Clarity before Agreement
ARE MORMONS CHRISTIANS? Is Mormonism merely another branch of the Christian tree? That claim isn't consistent with official LDS teaching. Mormonism’s founder and first prophet, Joseph Smith, prompted by his reading of James 1:5, prayed and inquired of God to reveal which church was the true church. According to Smith’s account, God declares all Christian sects not merely wrong, but corrupt. Mormon doctrine states that shortly after the original apostles died off, the first church had a complete falling away from the gospel, known as the Great Apostasy. Therefore, the Book of Mormon is severe in its judgment, condemning Christianity as “that great and abominable church” and “the whore of all the earth” (I Nephi 22:13), whose founder is Satan (I Nephi 13:5-6). Thus, the Mormon doctrine of the total apostasy of the church and the LDS scriptures’ denunciations of Christianity are incompatible with the claim they are merely another branch or denomination of Christianity. MORMONISM TEACHES CHRISTIANITY IS “ABOMINABLE” According to the Latter Day Saints church, Mormonism is the restoration of true Christianity. All other Christian churches are false churches. When LDS members attempt to soften or even deny these implications, we must simply point them back to their own authoritative sources. APPLICATION Point your Mormon friends to John 17:3 which says eternal life is knowing the one true God. If we have radically different views of God, then one of us is in trouble. If I’m wrong, I'd want to know. That’s why this conversation is worth having.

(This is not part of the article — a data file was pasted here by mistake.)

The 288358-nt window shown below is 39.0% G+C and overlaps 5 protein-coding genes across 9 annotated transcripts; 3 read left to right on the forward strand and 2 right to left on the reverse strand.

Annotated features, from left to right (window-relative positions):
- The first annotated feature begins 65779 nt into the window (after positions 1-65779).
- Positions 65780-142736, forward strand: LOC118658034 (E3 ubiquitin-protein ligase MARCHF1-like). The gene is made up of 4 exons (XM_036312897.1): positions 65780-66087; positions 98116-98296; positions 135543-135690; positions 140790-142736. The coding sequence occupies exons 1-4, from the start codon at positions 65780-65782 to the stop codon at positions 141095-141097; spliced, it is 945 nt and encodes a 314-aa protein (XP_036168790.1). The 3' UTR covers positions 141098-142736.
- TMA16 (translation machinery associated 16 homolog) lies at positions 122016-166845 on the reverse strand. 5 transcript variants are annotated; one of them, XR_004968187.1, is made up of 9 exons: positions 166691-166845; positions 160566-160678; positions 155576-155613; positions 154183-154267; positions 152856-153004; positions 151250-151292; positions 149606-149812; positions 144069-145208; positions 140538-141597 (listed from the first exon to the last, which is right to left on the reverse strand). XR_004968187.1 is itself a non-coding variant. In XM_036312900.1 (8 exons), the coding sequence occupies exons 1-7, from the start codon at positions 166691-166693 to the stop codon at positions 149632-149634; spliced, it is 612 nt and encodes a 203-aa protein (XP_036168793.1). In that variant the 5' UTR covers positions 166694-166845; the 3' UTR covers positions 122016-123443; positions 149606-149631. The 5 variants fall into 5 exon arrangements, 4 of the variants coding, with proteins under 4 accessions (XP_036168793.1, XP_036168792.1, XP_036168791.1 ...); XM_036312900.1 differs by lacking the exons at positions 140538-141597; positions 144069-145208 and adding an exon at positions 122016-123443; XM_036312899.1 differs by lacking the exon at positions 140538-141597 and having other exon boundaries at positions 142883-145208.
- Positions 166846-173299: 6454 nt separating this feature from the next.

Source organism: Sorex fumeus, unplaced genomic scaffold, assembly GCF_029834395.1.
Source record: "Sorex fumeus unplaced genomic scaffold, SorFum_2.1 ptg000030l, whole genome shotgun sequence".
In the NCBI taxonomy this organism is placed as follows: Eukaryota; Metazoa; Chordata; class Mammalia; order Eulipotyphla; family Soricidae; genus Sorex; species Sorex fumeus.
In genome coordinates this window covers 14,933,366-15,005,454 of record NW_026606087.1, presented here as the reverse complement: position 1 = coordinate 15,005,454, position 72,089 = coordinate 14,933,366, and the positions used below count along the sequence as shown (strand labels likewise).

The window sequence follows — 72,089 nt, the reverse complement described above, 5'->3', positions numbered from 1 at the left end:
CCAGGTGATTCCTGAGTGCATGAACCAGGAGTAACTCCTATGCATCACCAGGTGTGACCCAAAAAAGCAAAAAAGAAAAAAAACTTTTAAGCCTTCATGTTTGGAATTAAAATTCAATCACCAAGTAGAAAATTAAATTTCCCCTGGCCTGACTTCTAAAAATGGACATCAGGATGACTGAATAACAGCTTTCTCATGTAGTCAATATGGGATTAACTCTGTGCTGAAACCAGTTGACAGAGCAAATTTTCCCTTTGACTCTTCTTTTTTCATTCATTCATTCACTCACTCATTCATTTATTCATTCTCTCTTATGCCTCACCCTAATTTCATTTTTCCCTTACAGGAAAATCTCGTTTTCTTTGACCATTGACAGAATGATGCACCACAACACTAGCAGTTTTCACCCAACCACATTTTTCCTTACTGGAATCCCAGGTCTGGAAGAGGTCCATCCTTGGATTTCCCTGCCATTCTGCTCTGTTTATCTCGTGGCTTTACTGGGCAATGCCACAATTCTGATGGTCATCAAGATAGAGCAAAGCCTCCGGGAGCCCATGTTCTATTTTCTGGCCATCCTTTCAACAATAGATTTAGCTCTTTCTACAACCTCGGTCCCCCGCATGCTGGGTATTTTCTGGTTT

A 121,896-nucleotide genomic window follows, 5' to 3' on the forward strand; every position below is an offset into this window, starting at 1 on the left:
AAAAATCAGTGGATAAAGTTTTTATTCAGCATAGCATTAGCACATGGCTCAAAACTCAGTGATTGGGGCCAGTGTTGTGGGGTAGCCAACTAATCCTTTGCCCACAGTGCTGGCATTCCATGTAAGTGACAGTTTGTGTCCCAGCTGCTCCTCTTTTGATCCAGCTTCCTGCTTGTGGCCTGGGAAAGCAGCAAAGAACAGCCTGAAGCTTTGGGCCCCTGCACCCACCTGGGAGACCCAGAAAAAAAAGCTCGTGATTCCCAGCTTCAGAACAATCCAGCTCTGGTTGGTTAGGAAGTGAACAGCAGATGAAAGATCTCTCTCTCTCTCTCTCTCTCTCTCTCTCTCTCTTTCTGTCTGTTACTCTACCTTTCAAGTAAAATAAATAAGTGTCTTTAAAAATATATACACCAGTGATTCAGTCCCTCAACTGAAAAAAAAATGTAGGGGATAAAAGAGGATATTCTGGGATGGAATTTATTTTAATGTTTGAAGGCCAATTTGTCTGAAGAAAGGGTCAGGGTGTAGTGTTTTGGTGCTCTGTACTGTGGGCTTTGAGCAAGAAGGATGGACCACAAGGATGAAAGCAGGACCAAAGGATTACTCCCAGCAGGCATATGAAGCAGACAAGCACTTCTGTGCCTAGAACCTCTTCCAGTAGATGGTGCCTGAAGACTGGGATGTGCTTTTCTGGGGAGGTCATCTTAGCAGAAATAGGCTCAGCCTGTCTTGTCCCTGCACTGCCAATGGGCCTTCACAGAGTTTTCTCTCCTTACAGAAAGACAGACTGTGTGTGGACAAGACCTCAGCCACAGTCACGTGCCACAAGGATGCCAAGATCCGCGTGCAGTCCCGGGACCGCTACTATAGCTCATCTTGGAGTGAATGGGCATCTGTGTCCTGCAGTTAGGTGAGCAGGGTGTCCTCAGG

Ask Columbo Questions